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86 ANIMAL MODELS FOR NERVOUS SYSTEM DISORDERS 3:25 p.m. Breakout 1: Animal Models for Neurodegeneration ROBERT FERRANTE, Moderator Professor Departments of Neurological Surgery, Neurology, and Neurobiology University of Pittsburgh TIM COETZEE, Discussant Chief Research Officer National Multiple Sclerosis Society Breakout 2: Animal Models for Alzheimer’s Disease BRADLEY HYMAN, Moderator John B. Penny Jr. Professor of Neurology Harvard Medical School RICHARD HODES, Discussant Director National Institute on Aging SHARON ROSENZWEIG-LIPSON, Discussant IVS Pharma Consulting Breakout 3: Animal Models for Stroke CONSTANTINO IADECOLA, Moderator George C. Cotzias Distinguished Professor of Neurology and Neuroscience Weill Cornell Medical College WALTER KOROSHETZ, Discussant Deputy Director National Institute for Neurological Disorders and Stroke

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APPENDIX B 87 STEVEN PAUL, Discussant Director Helen and Robert Appel Alzheimer’s Disease Research Institute Weill Cornell Medical College Breakout 4: Animal Models for Schizophrenia: Cognition Enhancement and Antipsychotic Efficacy HOLLY MOORE, Moderator Associate Professor Clinical Neurobiology in Psychiatry Columbia University MARK GEYER, Discussant Professor Department of Psychiatry University of California, San Diego STEVIN ZORN, Discussant Executive Vice President Neuroscience Research Lundbeck USA Breakout 5: Animal Models for Addiction ATHINA MARKOU, Moderator Professor Department of Psychiatry University of California, San Diego ALAN LESHNER, Discussant Chief Executive Officer American Association for the Advancement of Science GERARD MAREK, Discussant Project Director Neuroscience Development Abbott Laboratories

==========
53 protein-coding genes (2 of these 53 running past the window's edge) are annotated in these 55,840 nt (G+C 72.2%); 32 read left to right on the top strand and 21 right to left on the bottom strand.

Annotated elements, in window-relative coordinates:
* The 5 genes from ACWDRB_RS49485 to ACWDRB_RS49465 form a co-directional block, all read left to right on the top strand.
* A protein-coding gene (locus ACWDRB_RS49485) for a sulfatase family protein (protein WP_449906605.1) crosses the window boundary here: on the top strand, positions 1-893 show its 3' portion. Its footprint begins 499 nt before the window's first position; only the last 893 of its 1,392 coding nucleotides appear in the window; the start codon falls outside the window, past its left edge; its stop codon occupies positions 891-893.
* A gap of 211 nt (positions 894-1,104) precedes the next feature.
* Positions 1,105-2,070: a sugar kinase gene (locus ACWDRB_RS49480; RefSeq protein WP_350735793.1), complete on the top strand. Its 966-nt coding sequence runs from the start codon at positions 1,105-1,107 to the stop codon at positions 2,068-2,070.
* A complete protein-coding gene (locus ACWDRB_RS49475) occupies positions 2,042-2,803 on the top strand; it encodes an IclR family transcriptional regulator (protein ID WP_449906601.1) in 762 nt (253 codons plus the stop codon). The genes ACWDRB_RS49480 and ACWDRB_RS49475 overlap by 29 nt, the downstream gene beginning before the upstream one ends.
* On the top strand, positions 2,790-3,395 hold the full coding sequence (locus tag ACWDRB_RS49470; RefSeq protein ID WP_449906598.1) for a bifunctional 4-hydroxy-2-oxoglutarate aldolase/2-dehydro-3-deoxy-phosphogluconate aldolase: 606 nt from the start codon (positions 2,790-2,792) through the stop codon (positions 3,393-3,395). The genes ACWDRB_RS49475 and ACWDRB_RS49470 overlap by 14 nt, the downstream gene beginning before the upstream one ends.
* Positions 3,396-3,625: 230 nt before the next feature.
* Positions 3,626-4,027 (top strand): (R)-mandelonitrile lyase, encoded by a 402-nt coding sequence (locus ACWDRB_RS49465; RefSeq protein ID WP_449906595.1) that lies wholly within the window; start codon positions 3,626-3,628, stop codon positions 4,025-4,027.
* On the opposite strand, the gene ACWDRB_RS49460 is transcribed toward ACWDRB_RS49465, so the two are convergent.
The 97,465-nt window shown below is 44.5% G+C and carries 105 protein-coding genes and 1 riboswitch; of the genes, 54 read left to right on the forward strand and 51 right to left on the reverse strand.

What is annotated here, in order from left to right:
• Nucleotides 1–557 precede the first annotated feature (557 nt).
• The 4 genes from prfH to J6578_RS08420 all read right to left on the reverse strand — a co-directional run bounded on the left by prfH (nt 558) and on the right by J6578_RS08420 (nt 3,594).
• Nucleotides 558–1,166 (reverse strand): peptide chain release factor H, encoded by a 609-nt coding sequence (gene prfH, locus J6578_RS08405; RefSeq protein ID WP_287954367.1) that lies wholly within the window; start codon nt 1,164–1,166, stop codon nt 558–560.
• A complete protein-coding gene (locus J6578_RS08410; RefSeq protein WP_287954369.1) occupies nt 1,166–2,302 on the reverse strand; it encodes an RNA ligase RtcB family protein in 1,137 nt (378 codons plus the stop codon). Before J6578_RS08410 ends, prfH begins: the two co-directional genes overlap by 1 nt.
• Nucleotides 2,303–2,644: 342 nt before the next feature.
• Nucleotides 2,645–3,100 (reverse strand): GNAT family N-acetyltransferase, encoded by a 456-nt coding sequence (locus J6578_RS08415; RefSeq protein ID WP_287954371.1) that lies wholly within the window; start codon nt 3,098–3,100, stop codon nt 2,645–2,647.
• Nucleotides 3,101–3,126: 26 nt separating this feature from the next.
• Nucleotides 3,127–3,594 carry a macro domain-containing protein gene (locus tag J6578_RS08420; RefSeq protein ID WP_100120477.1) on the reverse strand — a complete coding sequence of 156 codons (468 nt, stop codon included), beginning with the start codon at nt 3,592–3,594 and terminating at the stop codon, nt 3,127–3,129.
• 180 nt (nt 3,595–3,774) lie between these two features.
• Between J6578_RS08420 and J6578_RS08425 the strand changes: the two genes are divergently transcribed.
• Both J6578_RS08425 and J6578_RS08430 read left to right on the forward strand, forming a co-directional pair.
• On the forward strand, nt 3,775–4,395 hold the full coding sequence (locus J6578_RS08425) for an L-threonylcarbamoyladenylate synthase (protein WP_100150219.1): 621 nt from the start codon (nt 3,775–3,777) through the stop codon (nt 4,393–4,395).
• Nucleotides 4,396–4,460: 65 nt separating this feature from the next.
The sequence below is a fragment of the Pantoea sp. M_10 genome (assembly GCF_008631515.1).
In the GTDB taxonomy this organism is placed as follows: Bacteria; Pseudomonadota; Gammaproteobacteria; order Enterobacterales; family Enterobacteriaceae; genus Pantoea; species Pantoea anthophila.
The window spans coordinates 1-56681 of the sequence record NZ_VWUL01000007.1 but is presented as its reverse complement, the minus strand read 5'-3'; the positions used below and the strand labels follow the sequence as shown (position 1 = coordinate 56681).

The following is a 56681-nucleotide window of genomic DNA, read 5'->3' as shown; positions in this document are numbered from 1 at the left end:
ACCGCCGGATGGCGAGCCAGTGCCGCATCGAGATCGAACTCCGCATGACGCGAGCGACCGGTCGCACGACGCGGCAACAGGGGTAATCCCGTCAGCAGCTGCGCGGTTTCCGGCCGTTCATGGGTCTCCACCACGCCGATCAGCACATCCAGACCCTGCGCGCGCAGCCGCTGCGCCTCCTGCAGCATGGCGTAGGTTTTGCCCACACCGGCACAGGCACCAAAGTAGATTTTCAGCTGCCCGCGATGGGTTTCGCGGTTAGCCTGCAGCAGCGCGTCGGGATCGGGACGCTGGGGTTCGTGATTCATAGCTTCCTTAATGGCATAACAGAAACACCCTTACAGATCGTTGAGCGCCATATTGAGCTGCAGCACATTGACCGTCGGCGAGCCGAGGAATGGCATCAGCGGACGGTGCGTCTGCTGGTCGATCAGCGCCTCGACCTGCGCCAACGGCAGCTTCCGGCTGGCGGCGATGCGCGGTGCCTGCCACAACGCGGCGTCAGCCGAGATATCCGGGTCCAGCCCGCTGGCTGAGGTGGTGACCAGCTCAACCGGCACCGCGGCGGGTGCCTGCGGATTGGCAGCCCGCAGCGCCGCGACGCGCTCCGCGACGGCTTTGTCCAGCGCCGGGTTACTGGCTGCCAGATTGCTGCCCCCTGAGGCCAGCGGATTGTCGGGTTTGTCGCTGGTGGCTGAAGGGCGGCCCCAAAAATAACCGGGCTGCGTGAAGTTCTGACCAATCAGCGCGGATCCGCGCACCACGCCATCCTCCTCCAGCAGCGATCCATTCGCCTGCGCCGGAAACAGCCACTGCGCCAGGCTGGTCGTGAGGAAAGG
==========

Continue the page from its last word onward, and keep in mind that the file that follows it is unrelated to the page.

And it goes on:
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88 ANIMAL MODELS FOR NERVOUS SYSTEM DISORDERS Breakout 6: Animal Models for Pain A. VANIA APKARIAN, Moderator Professor Neuroscience Institute Northwestern University DAVID SHURTLEFF, Discussant Acting Deputy Director National Institute on Drug Abuse 4:15 p.m. Breakout Groups Report Out and Panel Discussion with Participants (15 minutes per group) • What common themes were identified in: o standardization needs o endpoints o basic science/clinical research gap 6:00 p.m. ADJOURN DAY TWO Note: Continental breakfast will be available at 8:00 a.m. SESSION III: THE VALUE OF STANDARDIZATION Session Objective: Explore key components of animal model science that would benefit from standardization, such as behavioral paradigms. Examine the benefits and challenges to developing standardizations for animal and behavioral models. Discuss potential methods for dissemination of standards. 8:30 a.m. Overview and Session Objectives WALTER KOROSHETZ, Session Chair